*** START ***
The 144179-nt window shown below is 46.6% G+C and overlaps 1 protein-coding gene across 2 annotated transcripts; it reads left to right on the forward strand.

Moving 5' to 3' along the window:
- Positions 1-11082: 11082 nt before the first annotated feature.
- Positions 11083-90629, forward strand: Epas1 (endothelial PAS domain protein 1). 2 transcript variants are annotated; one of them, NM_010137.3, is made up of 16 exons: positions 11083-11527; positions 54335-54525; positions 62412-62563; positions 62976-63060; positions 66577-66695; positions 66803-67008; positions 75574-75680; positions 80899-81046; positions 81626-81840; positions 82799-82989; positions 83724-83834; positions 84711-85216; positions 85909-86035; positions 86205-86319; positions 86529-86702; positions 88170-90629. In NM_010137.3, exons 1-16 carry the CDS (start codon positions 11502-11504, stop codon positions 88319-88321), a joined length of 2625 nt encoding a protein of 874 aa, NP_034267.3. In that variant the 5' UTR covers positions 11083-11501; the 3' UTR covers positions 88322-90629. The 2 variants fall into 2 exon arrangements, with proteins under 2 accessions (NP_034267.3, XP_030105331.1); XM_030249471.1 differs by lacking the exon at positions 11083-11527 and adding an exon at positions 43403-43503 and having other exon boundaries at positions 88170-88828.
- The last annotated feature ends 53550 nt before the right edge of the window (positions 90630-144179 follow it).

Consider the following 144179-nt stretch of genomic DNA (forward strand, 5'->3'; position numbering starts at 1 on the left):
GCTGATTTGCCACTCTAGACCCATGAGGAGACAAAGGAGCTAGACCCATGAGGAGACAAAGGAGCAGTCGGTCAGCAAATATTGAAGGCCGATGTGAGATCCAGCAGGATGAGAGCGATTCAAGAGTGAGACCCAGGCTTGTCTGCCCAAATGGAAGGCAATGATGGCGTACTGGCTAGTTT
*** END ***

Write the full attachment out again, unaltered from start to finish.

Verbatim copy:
The 144179-nt window shown below is 46.6% G+C and overlaps 1 protein-coding gene across 2 annotated transcripts; it reads left to right on the forward strand.

Moving 5' to 3' along the window:
- Positions 1-11082: 11082 nt before the first annotated feature.
- Positions 11083-90629, forward strand: Epas1 (endothelial PAS domain protein 1). 2 transcript variants are annotated; one of them, NM_010137.3, is made up of 16 exons: positions 11083-11527; positions 54335-54525; positions 62412-62563; positions 62976-63060; positions 66577-66695; positions 66803-67008; positions 75574-75680; positions 80899-81046; positions 81626-81840; positions 82799-82989; positions 83724-83834; positions 84711-85216; positions 85909-86035; positions 86205-86319; positions 86529-86702; positions 88170-90629. In NM_010137.3, exons 1-16 carry the CDS (start codon positions 11502-11504, stop codon positions 88319-88321), a joined length of 2625 nt encoding a protein of 874 aa, NP_034267.3. In that variant the 5' UTR covers positions 11083-11501; the 3' UTR covers positions 88322-90629. The 2 variants fall into 2 exon arrangements, with proteins under 2 accessions (NP_034267.3, XP_030105331.1); XM_030249471.1 differs by lacking the exon at positions 11083-11527 and adding an exon at positions 43403-43503 and having other exon boundaries at positions 88170-88828.
- The last annotated feature ends 53550 nt before the right edge of the window (positions 90630-144179 follow it).

Consider the following 144179-nt stretch of genomic DNA (forward strand, 5'->3'; position numbering starts at 1 on the left):
GCTGATTTGCCACTCTAGACCCATGAGGAGACAAAGGAGCTAGACCCATGAGGAGACAAAGGAGCAGTCGGTCAGCAAATATTGAAGGCCGATGTGAGATCCAGCAGGATGAGAGCGATTCAAGAGTGAGACCCAGGCTTGTCTGCCCAAATGGAAGGCAATGATGGCGTACTGGCTAGTTT